Google has been delivering a consistent message since “mobilegeddon” in 2015: they are switching to mobile-first indexing, and you need to be mobile-first.
Mobile-first means that Google is crawling your mobile site – and is often only looking at your mobile site. Even if your desktop site is the best, if it doesn’t offer an excellent mobile experience, Google will not rank you well.
Google is planning to switch to 100% Mobile-First indexing in 2021, and even now is only cleaning up straggling sites. Google is likely crawling your website mobile-first.
Mobile SEO is more important than ever. Pay attention to Core Web Vitals, checking your mobile content for opportunities, and fixing mobile UX issues.
Here are 10 mobile SEO mistakes you should avoid to ensure you remain in the SERPs, drive more traffic to your site, and keep visitors happy no matter what device they’re using.
1. Core Web Vitals: Slow Site Speed
It’s crucial for your site to be fast: not only fast to load, but fast to interact.
Page load speed is a ranking factor: two-thirds of Google’s Core Web Vitals update deal directly with site speed (Largest Contentful Paint and First Input Delay).
Even outside of search engine ranking factors, according to Google research, 53% of people will abandon a page if it takes longer than 3 seconds to load.
Your site should be rendering every page in less than one second so these fixes can help speed up your mobile site:
- Resize and compress images: You can use built-in tools in WordPress to automatically resize images for you and tools like compressor.io to compress your file size.
- Check your hosting solution: Cheap third-party hosting solutions won’t give you the site speed you need to host vast volumes of traffic. This is especially true for ecommerce.
- Check your progress: Use Google’s PageSpeed Insights or Lighthouse as a quick and easy check of your website’s performance.
- Use new native web technologies like lazy-loading to delay loading unnecessary or larger files.
2. Core Web Vitals: Interstitials
In 2017, Google announced that
“pages where content is not easily accessible to a user on the transition from the mobile search results may not rank as high.”
At the time, this change didn’t have a significant impact on ranking. But times have changed.
Intrusive Interstitials are interstitials – pop-up ads, newsletter sign-ups, and other banners – that interfere with the user accessing the content on your site.
In 2021, this signal was partially extended into the Cumulative Layout Shift (CLS) metric.
Cumulative Layout Shift is part of the Core Web Vitals with the goal of measuring the overall layout shifts that occur on a page as it loads. This covers things like pop-ups shifting content down, interstitials moving content around, and other irritating user-unfriendly UX.
Any page that provides a poor user experience could rank lower in organic search. This includes:
- Popups that cover a page’s primary content, regardless of whether that occurs as soon as a user clicks through from Google search results or occurs as users scroll through the page.
- Standalone interstitials that are difficult to dismiss – especially if accidentally clicking these interstitials redirects you to a new page.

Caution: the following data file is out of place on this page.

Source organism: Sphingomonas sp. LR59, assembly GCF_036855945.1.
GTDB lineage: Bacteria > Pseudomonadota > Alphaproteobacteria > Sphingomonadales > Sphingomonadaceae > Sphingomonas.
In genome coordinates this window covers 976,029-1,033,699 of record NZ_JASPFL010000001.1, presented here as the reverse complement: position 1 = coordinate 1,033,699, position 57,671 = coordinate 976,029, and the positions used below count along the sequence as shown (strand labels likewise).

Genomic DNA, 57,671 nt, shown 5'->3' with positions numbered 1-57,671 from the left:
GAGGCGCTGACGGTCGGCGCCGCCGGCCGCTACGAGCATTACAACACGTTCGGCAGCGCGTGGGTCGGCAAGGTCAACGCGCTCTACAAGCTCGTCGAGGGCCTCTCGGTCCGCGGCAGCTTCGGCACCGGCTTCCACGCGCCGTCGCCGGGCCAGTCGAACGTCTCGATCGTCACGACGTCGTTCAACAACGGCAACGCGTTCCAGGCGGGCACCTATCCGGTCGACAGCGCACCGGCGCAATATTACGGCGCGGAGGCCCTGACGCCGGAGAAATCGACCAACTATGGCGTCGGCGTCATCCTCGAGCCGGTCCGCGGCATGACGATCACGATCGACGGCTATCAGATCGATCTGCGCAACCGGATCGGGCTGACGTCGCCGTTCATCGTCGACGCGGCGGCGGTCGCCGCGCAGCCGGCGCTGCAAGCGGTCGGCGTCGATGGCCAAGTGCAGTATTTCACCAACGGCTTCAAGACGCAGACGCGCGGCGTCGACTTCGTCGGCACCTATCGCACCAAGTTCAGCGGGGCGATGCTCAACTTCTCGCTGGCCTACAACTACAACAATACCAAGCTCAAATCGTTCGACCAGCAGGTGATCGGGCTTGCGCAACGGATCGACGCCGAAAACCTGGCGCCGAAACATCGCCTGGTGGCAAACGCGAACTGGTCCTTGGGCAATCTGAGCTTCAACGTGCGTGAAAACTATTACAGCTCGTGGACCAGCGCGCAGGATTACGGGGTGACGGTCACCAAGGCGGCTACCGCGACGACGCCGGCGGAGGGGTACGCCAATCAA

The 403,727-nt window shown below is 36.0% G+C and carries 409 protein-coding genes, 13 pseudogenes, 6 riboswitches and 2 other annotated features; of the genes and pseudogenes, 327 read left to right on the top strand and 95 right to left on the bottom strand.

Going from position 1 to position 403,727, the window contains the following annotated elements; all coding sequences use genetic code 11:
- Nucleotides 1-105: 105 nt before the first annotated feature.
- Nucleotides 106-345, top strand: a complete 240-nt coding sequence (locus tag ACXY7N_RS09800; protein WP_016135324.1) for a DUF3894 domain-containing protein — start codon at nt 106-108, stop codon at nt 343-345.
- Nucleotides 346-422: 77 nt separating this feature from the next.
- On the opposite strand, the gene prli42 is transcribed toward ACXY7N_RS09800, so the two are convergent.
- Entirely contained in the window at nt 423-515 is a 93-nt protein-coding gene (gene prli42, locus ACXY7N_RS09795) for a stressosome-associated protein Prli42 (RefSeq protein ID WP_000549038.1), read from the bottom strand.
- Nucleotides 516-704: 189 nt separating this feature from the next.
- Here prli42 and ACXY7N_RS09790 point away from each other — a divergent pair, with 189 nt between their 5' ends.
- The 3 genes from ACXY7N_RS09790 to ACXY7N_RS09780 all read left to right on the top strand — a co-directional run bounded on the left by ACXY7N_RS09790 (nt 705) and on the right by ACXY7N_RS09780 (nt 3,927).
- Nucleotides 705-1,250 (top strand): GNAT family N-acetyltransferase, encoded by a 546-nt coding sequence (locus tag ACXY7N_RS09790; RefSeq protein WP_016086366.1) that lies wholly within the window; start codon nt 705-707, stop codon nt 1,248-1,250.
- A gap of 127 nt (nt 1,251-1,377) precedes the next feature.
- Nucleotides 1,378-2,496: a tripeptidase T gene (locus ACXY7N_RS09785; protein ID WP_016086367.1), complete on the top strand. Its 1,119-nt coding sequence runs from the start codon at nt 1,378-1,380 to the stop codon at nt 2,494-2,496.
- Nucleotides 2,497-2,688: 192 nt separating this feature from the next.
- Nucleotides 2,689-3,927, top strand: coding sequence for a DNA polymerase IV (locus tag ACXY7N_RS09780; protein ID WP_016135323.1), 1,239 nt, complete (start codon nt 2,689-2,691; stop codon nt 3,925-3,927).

- Deceptive layouts, where the above-the-fold portion tricks users into thinking they’re viewing an interstitial.
Note that there are some exceptions to this rule. Interstitial ads that are not adversely affected by the new ranking signal include:
- Legally necessary interstitials, including those for age verification and cookie usage.
- Login dialogs for unindexable content (e.g., private content like emails and content behind paywalls).
- Reasonably sized banners (e.g., the app install banners provided by Safari and Chrome). Generally, these take up no more than 20 percent of a screen.
3. Missing Content: Blocked Files
If your mobile site is drastically different from your desktop site, you may find that there’s content missing between them.
Check your website’s robots.txt file to see if any essential elements are disallowed.
Go to Google Search Console and test your robots.txt file.
Use Fetch by Google to ensure you have no further indexing issues and the mobile-friendly test for mobile-specific issues.
You should not only check your desktop and mobile URLs but the difference between the two.
4. Missing Content: Unplayable Content
Before you include video or multimedia on your page, consider how it will affect your site speed and whether your video embedding is playable on all devices.
Also, include a transcript whenever possible. This will assist both Google (for indexing) and users who need closed captioning.
If you wish to include animated content on your website, Google recommends using HTML5. You can easily create these animations in Google Web Designer, and they should be supported across all web browsers.
You should make sure any animations on your site achieve a good Cumulative Layout Shift threshold.
5. Missing Content: Bad Redirects/Cross Links
Faulty redirects constitute a significant issue in websites that haven’t been optimized for mobile. This is especially true on websites with separate desktop and mobile URLs.
Typical areas of improvement include:
- If a mobile user mistakenly lands on the desktop version of your website, redirect them to the mobile version of the page they were seeking. They should not be redirected back to your mobile site’s homepage.
- If you do not have a smartphone equivalent of your desktop pages, remedy that ASAP. Until those pages are live, you should leave users on your desktop page as opposed to redirecting them to your mobile homepage.